The thermal behavior of ASSs during calcination was investigated by thermal gravity and differential thermal gravity analysis (TG–DTG). The TG-DTG curves of ASSs showed three main weight losses, see Figure 5. The first weight loss was caused by the thermodesorption of physically adsorbed water [34,35]—about 7% from 25 °C to 162 °C. The second weight loss was due to the decomposition of the organic materials (breaking of the hydrocarbon chain)—about 13% and occurring in the temperature range from 162 °C to 300 °C. The third weight loss from 300 °C to 1000 °C was due to combustion of the surfactant and water loss associated with condensation of silanol groups. The loss of weight in the third process was 16% [36,37]. Moreover, the total weight loss was about 36% from 25 °C to 1000 °C.
3.4. Surface Charge
The surface charge of mesoporous silica materials was investigated by measuring its zeta potential at different pH values, see Figure 6. Al–MCM–41 showed a negative surface charge in aqueous solution with the pH value ranging from 2 to 13, indicating a good dispersion stability. Surface charge of Al–MCM–41 had a sharp inflection (–18.2 to –40.2 mV) with a pH range from 2.6 to 5.5 and began to increase when the pH value exceeded 9. The surface charge of Al–MCM–41 presented a slight decrease as the pH value increased from 5.5 to 9. The negative charges of Al–MCM–41 could provide sites for adsorbing the positively charged ions via electrostatic interaction in an aqueous medium , representing a green chemistry approach.
3.5. FTIR Spectra
As shown in Figure 7, the vibrational bands of natural perlite, acid-leached samples, ASSs and Al–MCM–41 were investigated by Fourier-transform infrared analysis. In the FTIR spectrum of natural perlite, the band at 3620 cm−1 was attributed to the O–H stretching vibration of inner hydroxyl groups [39,40]. The band at 1631 cm–1 was associated with the vibration of adsorbed water molecules . The bands at 1043 and 791 cm−1 were assigned to Si–O stretching vibrations of Si–O–Si and Si–O–Al . The band at 470 cm−1 was ascribed to O–Si–O bending vibration . The band at 1043 cm−1 in the FTIR spectrum of natural perlite was shifted to higher wavenumbers of 1087 cm−1 in FTIR spectrum of acid-leached samples, which indicated the transformation from the in-plane Si–O–Si stretching vibration to the out-plane Si–O–Si stretching vibration , while other bands remained. These results demonstrated that the surface properties of natural perlite were not changed after acid treatment. The obvious bands at 2924, 2854 and 1480 cm−1 were ascribed to the characteristic peaks of the surfactant alkyl chain in FTIR spectrum of ASSs . This result revealed that ASSs consisted of the surfactants. The characteristic peaks of the surfactants disappeared after calcination, providing evidence that the surfactants were removed.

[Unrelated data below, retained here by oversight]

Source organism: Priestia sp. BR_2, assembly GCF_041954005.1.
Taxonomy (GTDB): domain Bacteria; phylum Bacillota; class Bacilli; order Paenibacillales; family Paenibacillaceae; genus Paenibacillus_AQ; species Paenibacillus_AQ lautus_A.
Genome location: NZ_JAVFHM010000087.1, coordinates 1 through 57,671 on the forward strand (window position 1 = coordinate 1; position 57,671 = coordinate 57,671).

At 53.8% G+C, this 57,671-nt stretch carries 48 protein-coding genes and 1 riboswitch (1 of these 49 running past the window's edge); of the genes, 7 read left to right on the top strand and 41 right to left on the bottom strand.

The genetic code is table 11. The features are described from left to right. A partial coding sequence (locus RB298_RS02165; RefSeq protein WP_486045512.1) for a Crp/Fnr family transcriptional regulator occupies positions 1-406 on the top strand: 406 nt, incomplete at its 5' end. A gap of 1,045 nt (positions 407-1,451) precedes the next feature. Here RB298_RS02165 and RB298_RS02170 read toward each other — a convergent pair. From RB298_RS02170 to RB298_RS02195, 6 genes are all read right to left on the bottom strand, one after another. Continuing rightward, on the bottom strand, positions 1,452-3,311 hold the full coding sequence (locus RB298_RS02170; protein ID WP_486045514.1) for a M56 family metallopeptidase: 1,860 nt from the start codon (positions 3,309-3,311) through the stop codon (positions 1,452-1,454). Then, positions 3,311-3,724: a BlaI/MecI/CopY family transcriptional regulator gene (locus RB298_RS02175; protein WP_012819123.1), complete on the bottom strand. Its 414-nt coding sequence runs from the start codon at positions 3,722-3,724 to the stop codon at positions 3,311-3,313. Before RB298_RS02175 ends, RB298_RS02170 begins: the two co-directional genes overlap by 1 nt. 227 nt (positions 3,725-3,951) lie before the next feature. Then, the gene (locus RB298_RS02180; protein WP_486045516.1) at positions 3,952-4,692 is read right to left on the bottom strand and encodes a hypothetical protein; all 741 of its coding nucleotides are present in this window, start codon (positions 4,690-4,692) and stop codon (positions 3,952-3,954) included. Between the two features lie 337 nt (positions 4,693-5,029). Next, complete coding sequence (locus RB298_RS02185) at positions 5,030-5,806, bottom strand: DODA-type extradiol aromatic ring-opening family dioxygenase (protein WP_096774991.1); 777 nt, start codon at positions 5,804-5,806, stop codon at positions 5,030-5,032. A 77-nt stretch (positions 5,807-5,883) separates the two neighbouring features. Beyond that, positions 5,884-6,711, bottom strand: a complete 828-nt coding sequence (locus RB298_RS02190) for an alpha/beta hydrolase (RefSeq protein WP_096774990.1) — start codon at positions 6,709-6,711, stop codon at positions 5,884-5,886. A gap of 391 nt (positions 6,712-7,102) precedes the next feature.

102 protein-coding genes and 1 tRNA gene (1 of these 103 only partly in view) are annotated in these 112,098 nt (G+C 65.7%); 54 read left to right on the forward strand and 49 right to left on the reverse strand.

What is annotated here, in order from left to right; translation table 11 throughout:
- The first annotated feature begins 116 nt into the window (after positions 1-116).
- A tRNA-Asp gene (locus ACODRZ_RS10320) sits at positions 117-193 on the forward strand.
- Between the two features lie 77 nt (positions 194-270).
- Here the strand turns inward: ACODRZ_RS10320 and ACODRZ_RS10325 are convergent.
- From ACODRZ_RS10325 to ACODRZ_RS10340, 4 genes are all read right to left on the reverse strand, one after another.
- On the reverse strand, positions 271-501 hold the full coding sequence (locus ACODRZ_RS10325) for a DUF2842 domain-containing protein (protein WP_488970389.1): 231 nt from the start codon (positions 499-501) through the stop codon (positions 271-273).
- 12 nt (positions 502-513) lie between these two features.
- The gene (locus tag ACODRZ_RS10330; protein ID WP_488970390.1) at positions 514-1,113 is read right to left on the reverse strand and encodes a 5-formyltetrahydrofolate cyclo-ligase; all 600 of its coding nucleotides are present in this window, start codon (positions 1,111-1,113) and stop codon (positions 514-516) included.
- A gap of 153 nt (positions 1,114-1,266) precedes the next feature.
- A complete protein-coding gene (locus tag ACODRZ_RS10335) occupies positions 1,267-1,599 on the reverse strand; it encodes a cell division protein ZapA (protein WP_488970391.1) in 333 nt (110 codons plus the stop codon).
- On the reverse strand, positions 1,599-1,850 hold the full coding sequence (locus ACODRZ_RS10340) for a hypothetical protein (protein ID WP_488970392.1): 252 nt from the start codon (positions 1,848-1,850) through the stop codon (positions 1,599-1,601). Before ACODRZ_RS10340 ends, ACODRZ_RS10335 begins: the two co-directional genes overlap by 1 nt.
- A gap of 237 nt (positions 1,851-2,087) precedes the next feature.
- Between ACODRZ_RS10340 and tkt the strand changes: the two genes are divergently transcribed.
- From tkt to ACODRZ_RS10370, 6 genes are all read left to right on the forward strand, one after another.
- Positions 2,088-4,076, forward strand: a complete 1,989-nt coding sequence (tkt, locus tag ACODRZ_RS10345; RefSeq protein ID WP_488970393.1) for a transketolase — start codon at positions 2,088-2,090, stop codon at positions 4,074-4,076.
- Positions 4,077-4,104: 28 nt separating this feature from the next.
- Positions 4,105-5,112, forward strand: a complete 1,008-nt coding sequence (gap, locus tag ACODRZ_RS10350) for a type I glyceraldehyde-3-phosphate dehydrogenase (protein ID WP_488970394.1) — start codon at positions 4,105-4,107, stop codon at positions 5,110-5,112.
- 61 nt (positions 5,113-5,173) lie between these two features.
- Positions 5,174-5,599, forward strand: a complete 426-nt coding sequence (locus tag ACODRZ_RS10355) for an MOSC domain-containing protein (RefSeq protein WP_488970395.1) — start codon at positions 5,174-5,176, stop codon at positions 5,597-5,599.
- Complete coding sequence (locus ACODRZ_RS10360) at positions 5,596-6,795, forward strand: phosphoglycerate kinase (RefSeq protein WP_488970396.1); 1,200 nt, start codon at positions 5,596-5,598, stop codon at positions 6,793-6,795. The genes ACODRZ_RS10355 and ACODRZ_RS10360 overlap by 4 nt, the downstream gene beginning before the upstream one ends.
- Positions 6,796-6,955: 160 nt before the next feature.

For ASSs and Al–MCM–41, the stretching vibration bands of adsorbed water molecules at 3430 and 3411 cm−1, and the bending vibration bands of adsorbed water molecules at 1636 and 1630 cm−1, suggested that both ASSs and Al–MCM–41 consisted of adsorbed water. The bands at 1232 and 1240 cm−1 could be assigned to the stretching vibration of external asymmetric Si–O–Si. These bands were typical bands of ordered mesoporous silica materials. The FTIR spectra of natural perlite and acid leached samples did not present the bands at 1232 and 1240 cm−1. The bands at 1070 and 1078 cm−1 were assigned to the stretching vibrations of internal asymmetric Si–O–Si. After calcination, the framework for mesoporous silica materials was formed. This result could be proved by the low to high shift of wavenumbers, assigned to internal and external asymmetric Si–O stretching vibrations, from ASSs to Al–MCM–41 . The bands at 796 and 806 cm−1 were attributed to the symmetric stretching vibration of Si–O–Si . The bands at 445 and 463 cm−1 were assigned to the tetrahedral bending vibration of Si–O–Si.
3.6. Proposed Mechanism from Natural Perlite to Al–MCM–41
Based on the above results, a proposed mechanism for the synthesis of hexagonal and ordered mesoporous silica materials from natural perlite is suggested. The X-ray fluorescence analysis shows that natural perlite consisted of abundant SiO2 and some metal compounds. In the process of acid leaching, most of the metallic elements, such as Al, can be removed and amorphous silica can be prepared. It is easier to obtain silicon sources from amorphous silica than natural perlite via alkali leaching. At the same time, a small amount of aluminum sources can also be leached in the process of alkali treatment. Aluminum can promote the formation of ordered mesoporous silica materials and improve their surface area . Silicon and aluminum sources adsorb around the surfactants (CTAB) by electrostatic attraction and rod micelles are formed. Subsequently, an hexagonally ordered silica-surfactant phase is produced via hydrothermal reaction. The surfactants (CTAB) are removed through calcination at 550 °C. As a result, the Si–O framework condenses and rearranges to produce final mesoporous silica materials which have highly hexagonal and ordered mesoporous structures.